Many addictions start with the casual use of drugs or alcohol to “loosen up” at social events. People entering recovery often find that their entire social groups are still using, and they can no longer rely on the easy bond of the drug to bring them closer to new friends. Even when the recovery support group has replaced old relationships to form a new community, it’s important—and often challenging—to be able to reach out and build new friendships without the assistance of the old “social lubricants.”
In this video, addiction psychologist Lorraine Collins illuminates the fundamental social skills needed to start and strengthen rewarding relationships with new friends. With a live studio audience in various stages of substance abuse recovery, Collins leads useful role-plays in starting conversations with strangers, giving and receiving criticism, and asking for help from friends and acquaintances. These are the skills people often assume everyone has, and yet no one was ever properly taught. Clients can practice and learn with the video participants as they find new ease and confidence in building their communities.
This video is part of the series 7 Skills for Addiction-Free Living, and is primarily geared towards people in recovery, as well as their family members and loved ones. It is also an excellent resource for educators and trainers in addiction counseling programs, as well as staff at recovery treatment centers. Therapists in private practice will want this in their library to lend to clients struggling with substance abuse.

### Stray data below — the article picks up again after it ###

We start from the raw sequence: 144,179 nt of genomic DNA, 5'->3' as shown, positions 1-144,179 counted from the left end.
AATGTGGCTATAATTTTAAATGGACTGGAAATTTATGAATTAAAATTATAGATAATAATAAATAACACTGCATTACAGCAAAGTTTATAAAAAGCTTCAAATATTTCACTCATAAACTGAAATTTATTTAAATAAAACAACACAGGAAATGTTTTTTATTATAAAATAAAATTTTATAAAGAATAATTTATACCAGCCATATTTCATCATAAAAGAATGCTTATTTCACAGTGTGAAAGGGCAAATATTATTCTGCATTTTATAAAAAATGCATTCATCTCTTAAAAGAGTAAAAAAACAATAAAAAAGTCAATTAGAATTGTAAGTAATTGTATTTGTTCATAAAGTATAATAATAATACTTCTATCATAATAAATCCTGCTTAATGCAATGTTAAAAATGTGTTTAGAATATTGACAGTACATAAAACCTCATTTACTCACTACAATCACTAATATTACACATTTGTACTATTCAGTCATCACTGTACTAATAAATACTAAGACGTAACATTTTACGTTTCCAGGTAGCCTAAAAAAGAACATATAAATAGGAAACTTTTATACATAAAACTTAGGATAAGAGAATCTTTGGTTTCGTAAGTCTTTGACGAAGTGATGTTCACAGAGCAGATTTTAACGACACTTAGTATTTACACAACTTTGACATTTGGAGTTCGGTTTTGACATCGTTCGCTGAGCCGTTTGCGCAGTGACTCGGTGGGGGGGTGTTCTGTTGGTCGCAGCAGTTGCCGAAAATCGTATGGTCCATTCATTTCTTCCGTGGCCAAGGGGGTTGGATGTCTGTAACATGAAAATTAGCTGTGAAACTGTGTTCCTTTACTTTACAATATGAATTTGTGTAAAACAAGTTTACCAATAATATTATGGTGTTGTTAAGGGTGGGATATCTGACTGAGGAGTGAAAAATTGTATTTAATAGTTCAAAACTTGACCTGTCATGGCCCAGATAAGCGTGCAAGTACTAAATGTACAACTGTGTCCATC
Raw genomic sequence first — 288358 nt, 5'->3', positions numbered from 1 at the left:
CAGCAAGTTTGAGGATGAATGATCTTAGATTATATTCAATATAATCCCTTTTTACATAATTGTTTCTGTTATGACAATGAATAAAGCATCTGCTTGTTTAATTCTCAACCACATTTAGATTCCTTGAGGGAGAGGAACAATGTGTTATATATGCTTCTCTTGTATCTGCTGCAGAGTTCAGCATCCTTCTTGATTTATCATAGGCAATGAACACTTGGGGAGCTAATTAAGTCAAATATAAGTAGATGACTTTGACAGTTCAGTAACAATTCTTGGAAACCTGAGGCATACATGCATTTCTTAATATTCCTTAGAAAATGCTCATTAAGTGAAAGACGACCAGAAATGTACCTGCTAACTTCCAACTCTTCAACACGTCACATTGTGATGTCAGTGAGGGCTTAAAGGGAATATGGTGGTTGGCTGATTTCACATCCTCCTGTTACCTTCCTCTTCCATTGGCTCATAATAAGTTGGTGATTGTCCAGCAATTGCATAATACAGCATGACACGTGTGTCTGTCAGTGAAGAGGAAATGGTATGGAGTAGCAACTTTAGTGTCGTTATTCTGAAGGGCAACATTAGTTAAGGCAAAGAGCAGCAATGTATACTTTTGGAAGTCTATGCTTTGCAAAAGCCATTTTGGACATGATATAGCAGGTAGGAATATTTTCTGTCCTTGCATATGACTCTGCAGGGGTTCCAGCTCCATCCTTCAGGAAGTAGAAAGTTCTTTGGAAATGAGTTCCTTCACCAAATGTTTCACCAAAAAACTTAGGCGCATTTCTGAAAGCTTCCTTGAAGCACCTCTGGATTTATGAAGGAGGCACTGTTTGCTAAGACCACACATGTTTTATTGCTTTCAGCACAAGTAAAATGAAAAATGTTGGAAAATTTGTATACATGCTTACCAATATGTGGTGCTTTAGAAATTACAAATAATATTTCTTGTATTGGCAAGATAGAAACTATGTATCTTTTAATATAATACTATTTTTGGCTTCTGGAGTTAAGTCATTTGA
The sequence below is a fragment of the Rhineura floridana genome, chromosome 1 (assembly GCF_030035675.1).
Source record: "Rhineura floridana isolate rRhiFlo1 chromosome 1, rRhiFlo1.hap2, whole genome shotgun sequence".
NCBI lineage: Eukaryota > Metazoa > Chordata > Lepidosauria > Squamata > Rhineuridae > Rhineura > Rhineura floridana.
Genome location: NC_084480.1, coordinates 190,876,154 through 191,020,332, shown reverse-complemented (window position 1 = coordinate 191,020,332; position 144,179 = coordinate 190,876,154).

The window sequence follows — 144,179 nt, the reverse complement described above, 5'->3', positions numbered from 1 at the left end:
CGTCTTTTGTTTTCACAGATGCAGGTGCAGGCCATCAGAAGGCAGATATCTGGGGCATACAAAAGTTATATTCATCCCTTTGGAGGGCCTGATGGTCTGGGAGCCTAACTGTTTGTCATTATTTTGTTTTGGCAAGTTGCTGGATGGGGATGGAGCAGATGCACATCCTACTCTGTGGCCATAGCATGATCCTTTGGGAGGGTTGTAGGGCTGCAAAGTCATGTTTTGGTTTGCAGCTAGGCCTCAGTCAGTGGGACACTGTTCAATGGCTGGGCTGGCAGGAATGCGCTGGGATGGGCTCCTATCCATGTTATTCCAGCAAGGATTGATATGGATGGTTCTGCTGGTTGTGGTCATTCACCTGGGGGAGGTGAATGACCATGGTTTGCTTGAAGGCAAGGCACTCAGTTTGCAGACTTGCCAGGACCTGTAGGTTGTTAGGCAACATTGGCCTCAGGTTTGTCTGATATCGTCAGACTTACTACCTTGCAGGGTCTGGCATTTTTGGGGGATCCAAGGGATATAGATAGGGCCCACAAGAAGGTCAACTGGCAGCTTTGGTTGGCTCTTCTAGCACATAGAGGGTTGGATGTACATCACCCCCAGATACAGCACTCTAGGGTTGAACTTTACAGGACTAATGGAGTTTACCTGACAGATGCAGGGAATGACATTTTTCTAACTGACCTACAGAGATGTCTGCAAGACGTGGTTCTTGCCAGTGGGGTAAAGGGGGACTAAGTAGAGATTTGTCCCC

"Recovery and the social skills required to succeed in it are part of an evolving journey, and it is often the critical small steps that can make such a profound difference in one’s progress. This video moves right to the core of these issues by addressing the fears that often surface in starting a conversation, making small talk, asking open ended questions, self-disclosing, asking for help, and gracefully ending a conversation with anyone at anytime. The skills presented here are the cornerstone of social interactions that pave the way to the more meaningful connections we all need to build healthy communities of support. Practicing and learning alongside the participants in the video can make the process that much easier for your clients to integrate these pivotal pieces in their work with you as well. Recommended for clients in all stages of recovery."
- Margaret Petersen, MFT, Pleasanton, California
By viewing this video, you will:
- Identify tricks to initiating and ending casual conversations in any situation;
- Practice strategies for offering constructive feedback to resolve conflicts;
- Rehearse accepting and considering criticism;
- Learn how to strengthen new friendships by requesting and reciprocating emotional and practical support.
About Lorraine Collins, PhD
Lorraine Collins, PhD, is the Associate Dean for Research at SUNY-Buffalo’s School of Public Health and Health Professions, and Professor in the Department of Community Health and Health Behavior. A former research scientist with the Research Institute on Addictions, Collins has published widely in scholarly journals. Her research focuses on nicotine, marijuana, and alcohol addictions.
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Individual Training Pack CPD 2 hours – £28.69